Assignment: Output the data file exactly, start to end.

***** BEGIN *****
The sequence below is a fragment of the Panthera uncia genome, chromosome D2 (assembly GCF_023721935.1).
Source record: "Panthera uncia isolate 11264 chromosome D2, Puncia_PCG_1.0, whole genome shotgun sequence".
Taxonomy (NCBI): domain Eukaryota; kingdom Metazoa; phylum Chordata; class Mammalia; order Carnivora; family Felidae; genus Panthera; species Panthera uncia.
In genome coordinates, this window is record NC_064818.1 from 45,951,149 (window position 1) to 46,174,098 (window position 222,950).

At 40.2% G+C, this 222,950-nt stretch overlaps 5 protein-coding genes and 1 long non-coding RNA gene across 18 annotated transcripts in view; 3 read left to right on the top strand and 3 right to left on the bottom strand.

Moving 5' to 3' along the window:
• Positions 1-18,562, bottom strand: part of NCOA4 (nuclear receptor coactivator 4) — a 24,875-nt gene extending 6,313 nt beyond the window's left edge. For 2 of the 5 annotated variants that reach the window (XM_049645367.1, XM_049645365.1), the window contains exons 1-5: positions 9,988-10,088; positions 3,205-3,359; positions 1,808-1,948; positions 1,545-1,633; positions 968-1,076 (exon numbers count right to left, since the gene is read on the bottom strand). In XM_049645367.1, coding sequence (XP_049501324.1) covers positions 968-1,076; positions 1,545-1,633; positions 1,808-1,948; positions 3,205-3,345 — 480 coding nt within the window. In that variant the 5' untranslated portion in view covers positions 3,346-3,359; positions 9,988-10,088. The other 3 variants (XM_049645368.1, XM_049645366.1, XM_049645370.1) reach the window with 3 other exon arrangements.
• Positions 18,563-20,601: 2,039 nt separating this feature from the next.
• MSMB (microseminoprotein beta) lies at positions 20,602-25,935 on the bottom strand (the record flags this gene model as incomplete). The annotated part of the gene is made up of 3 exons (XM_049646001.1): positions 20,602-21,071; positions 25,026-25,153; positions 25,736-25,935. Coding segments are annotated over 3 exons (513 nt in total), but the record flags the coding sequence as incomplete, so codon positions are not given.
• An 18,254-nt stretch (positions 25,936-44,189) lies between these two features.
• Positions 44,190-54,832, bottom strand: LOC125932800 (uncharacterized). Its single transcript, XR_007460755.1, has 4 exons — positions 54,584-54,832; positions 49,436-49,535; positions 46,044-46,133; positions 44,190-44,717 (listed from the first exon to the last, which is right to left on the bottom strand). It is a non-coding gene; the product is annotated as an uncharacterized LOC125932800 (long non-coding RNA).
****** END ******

The sequence below is a fragment of the Panthera uncia genome, chromosome D2 (assembly GCF_023721935.1).
Source record: "Panthera uncia isolate 11264 chromosome D2, Puncia_PCG_1.0, whole genome shotgun sequence".
Taxonomy (NCBI): domain Eukaryota; kingdom Metazoa; phylum Chordata; class Mammalia; order Carnivora; family Felidae; genus Panthera; species Panthera uncia.
In genome coordinates, this window is record NC_064818.1 from 45,951,149 (window position 1) to 46,174,098 (window position 222,950).

At 40.2% G+C, this 222,950-nt stretch overlaps 5 protein-coding genes and 1 long non-coding RNA gene across 18 annotated transcripts in view; 3 read left to right on the top strand and 3 right to left on the bottom strand.

Moving 5' to 3' along the window:
• Positions 1-18,562, bottom strand: part of NCOA4 (nuclear receptor coactivator 4) — a 24,875-nt gene extending 6,313 nt beyond the window's left edge. For 2 of the 5 annotated variants that reach the window (XM_049645367.1, XM_049645365.1), the window contains exons 1-5: positions 9,988-10,088; positions 3,205-3,359; positions 1,808-1,948; positions 1,545-1,633; positions 968-1,076 (exon numbers count right to left, since the gene is read on the bottom strand). In XM_049645367.1, coding sequence (XP_049501324.1) covers positions 968-1,076; positions 1,545-1,633; positions 1,808-1,948; positions 3,205-3,345 — 480 coding nt within the window. In that variant the 5' untranslated portion in view covers positions 3,346-3,359; positions 9,988-10,088. The other 3 variants (XM_049645368.1, XM_049645366.1, XM_049645370.1) reach the window with 3 other exon arrangements.
• Positions 18,563-20,601: 2,039 nt separating this feature from the next.
• MSMB (microseminoprotein beta) lies at positions 20,602-25,935 on the bottom strand (the record flags this gene model as incomplete). The annotated part of the gene is made up of 3 exons (XM_049646001.1): positions 20,602-21,071; positions 25,026-25,153; positions 25,736-25,935. Coding segments are annotated over 3 exons (513 nt in total), but the record flags the coding sequence as incomplete, so codon positions are not given.
• An 18,254-nt stretch (positions 25,936-44,189) lies between these two features.
• Positions 44,190-54,832, bottom strand: LOC125932800 (uncharacterized). Its single transcript, XR_007460755.1, has 4 exons — positions 54,584-54,832; positions 49,436-49,535; positions 46,044-46,133; positions 44,190-44,717 (listed from the first exon to the last, which is right to left on the bottom strand). It is a non-coding gene; the product is annotated as an uncharacterized LOC125932800 (long non-coding RNA).